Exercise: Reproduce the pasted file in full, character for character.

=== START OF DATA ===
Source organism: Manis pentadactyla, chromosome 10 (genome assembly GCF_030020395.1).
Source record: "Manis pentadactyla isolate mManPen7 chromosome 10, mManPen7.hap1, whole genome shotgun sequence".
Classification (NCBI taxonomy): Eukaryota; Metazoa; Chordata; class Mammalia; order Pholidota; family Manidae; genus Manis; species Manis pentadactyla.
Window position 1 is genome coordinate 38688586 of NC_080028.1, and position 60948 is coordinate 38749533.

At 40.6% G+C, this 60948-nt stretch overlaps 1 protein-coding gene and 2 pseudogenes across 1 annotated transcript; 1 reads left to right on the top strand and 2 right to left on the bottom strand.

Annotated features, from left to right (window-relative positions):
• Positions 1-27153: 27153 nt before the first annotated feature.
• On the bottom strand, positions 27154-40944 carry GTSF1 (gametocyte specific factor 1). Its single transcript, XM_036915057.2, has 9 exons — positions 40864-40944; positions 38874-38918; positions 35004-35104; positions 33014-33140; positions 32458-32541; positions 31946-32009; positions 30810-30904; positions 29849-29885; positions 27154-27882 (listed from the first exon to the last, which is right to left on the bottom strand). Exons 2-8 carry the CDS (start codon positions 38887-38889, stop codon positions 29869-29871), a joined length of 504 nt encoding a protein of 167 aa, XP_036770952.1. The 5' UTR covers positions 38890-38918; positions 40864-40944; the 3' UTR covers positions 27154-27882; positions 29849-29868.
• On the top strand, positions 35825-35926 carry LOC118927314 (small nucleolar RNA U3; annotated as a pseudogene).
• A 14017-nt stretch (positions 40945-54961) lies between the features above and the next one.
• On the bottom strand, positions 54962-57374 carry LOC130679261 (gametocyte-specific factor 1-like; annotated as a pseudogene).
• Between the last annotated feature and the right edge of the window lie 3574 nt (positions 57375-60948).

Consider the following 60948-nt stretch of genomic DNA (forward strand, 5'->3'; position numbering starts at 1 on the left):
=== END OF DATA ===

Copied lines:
Source organism: Manis pentadactyla, chromosome 10 (genome assembly GCF_030020395.1).
Source record: "Manis pentadactyla isolate mManPen7 chromosome 10, mManPen7.hap1, whole genome shotgun sequence".
Classification (NCBI taxonomy): Eukaryota; Metazoa; Chordata; class Mammalia; order Pholidota; family Manidae; genus Manis; species Manis pentadactyla.
Window position 1 is genome coordinate 38688586 of NC_080028.1, and position 60948 is coordinate 38749533.

At 40.6% G+C, this 60948-nt stretch overlaps 1 protein-coding gene and 2 pseudogenes across 1 annotated transcript; 1 reads left to right on the top strand and 2 right to left on the bottom strand.

Annotated features, from left to right (window-relative positions):
• Positions 1-27153: 27153 nt before the first annotated feature.
• On the bottom strand, positions 27154-40944 carry GTSF1 (gametocyte specific factor 1). Its single transcript, XM_036915057.2, has 9 exons — positions 40864-40944; positions 38874-38918; positions 35004-35104; positions 33014-33140; positions 32458-32541; positions 31946-32009; positions 30810-30904; positions 29849-29885; positions 27154-27882 (listed from the first exon to the last, which is right to left on the bottom strand). Exons 2-8 carry the CDS (start codon positions 38887-38889, stop codon positions 29869-29871), a joined length of 504 nt encoding a protein of 167 aa, XP_036770952.1. The 5' UTR covers positions 38890-38918; positions 40864-40944; the 3' UTR covers positions 27154-27882; positions 29849-29868.
• On the top strand, positions 35825-35926 carry LOC118927314 (small nucleolar RNA U3; annotated as a pseudogene).
• A 14017-nt stretch (positions 40945-54961) lies between the features above and the next one.
• On the bottom strand, positions 54962-57374 carry LOC130679261 (gametocyte-specific factor 1-like; annotated as a pseudogene).
• Between the last annotated feature and the right edge of the window lie 3574 nt (positions 57375-60948).

Consider the following 60948-nt stretch of genomic DNA (forward strand, 5'->3'; position numbering starts at 1 on the left):